If it seems like cockroaches have been around forever, they nearly have. Check out this 300-million-year-old cockroach ancestor that lived several million years before the world's first dinosaurs emerged.
(Credit: Imperial College London and the Natural History Museum)
A new 3-D virtual model of the insect is described in the journal Biology Letters.
Imperial College London scientists created the model, which you'll view shortly, to show all of the details on Archimylacris eggintoni, which is an ancient ancestor of modern cockroaches, mantises and termites. This insect scuttled around early forests during the Carboniferous period 359 – 299 million years ago, which was a time when life had recently emerged from the oceans to live on land.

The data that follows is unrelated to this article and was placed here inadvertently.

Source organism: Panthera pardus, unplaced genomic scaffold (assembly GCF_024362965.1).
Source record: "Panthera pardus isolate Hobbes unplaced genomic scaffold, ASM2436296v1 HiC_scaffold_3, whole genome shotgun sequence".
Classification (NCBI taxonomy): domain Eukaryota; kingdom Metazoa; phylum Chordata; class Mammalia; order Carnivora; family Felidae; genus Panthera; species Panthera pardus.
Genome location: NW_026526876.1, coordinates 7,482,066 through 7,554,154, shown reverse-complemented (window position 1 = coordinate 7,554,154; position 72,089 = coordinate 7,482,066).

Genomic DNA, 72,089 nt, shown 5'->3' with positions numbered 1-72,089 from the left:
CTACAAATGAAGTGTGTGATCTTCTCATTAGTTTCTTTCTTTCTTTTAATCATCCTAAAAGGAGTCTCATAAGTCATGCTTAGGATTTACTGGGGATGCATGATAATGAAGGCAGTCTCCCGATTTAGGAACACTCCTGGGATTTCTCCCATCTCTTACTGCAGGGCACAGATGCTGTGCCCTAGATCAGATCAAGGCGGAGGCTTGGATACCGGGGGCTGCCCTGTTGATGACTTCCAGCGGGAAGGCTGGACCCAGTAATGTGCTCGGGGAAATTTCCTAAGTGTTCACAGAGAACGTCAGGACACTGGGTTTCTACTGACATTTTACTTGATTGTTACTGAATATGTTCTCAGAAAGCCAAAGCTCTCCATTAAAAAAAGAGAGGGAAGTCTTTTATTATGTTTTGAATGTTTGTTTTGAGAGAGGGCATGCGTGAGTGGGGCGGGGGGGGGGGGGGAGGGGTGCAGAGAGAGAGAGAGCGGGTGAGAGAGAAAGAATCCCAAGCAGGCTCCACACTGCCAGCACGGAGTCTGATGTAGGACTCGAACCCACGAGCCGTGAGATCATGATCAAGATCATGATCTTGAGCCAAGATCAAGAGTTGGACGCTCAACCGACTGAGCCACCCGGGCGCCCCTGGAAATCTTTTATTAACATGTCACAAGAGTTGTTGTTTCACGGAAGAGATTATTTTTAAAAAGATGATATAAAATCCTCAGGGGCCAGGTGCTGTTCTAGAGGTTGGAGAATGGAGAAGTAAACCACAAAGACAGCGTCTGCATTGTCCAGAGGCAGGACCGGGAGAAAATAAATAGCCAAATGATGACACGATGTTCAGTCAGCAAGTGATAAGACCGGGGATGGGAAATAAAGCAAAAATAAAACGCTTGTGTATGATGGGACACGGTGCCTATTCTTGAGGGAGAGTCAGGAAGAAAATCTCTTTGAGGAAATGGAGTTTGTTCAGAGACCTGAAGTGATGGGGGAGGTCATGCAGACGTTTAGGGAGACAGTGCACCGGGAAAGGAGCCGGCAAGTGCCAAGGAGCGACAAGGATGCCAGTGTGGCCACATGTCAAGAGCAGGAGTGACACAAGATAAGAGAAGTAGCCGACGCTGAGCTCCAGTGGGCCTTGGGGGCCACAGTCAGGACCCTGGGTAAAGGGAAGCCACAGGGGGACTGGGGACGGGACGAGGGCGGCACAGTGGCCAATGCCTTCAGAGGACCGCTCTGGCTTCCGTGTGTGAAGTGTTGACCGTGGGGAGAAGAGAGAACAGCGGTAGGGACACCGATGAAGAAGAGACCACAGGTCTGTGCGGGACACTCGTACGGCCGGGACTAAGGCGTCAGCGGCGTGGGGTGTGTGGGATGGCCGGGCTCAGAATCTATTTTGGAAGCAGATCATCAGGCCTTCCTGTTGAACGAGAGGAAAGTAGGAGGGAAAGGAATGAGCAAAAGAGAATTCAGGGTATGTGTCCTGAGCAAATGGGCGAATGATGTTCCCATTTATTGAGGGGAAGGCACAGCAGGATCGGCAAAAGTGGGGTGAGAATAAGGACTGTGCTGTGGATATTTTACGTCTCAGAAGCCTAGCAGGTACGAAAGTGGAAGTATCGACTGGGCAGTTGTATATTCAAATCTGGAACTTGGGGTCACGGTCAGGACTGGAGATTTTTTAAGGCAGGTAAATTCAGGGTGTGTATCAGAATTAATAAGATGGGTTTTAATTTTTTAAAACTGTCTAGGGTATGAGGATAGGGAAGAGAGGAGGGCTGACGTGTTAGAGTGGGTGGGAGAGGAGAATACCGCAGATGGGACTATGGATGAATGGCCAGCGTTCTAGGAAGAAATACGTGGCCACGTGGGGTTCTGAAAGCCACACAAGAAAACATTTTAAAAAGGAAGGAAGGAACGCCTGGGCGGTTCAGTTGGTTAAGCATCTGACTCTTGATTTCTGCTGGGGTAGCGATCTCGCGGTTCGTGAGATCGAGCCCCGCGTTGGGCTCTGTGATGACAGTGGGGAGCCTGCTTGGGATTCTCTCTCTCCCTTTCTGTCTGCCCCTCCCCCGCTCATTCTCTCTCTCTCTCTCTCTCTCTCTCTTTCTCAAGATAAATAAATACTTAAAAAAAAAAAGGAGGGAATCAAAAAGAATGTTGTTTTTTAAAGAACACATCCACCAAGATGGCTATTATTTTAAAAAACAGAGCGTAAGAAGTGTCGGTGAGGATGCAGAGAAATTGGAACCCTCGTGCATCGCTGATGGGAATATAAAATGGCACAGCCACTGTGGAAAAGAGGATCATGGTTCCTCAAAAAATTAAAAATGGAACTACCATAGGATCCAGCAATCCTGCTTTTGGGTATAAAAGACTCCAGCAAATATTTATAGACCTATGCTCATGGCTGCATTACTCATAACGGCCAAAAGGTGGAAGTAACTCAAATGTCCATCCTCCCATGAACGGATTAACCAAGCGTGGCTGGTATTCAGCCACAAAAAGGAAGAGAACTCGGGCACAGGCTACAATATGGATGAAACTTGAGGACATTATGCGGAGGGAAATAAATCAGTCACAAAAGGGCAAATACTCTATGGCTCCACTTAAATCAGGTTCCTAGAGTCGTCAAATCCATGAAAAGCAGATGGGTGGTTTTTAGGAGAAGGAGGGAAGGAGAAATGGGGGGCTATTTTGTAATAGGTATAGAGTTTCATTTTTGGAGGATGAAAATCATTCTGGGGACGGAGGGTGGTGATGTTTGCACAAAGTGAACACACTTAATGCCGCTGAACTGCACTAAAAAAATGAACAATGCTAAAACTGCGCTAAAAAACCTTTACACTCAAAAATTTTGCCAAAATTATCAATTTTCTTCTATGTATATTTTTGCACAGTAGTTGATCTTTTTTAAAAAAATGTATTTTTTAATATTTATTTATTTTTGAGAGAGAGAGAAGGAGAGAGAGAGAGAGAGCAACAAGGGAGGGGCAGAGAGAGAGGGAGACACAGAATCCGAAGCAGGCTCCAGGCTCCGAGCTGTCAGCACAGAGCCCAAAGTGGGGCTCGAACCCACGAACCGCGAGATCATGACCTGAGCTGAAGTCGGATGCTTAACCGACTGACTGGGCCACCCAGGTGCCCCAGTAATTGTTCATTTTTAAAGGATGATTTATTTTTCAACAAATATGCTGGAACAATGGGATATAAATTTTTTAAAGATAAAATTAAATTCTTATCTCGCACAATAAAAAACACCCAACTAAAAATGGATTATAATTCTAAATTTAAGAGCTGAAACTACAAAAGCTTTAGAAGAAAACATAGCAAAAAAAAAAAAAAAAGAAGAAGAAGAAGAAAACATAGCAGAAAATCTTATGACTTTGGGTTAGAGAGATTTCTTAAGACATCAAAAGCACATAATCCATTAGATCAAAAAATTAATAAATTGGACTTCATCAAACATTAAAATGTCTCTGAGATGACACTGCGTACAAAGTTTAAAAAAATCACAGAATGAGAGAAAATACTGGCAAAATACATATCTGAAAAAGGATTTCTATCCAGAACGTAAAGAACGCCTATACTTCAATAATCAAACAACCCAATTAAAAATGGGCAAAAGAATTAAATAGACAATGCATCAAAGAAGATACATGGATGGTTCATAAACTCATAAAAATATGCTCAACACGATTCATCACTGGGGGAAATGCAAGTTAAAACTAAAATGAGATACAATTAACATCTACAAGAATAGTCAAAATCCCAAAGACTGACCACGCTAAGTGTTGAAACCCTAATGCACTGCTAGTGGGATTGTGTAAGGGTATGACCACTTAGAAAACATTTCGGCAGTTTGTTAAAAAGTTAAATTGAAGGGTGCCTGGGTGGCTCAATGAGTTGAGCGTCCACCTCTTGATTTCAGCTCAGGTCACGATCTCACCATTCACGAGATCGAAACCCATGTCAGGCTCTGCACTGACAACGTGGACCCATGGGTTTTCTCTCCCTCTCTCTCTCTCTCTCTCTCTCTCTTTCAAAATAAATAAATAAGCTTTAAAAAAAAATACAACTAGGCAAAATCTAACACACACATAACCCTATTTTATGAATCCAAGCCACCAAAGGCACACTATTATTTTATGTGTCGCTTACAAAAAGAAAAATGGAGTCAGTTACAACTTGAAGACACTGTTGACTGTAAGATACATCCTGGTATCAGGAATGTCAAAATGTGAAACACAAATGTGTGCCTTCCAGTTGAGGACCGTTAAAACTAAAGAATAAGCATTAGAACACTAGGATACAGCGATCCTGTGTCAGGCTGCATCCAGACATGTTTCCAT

This cockroach ancestor was about 3.5 inches long and 1.6 inches wide, so it was a pretty sizable bug even then.
Project leader Russell Garwood, a PhD student from the Department of Earth Science and Engineering at Imperial College London, said, "The Carboniferous period is sometimes referred to as the age of the cockroach because fossils of Archimylacris eggintoni and its relatives are amongst the most common insects from this time period.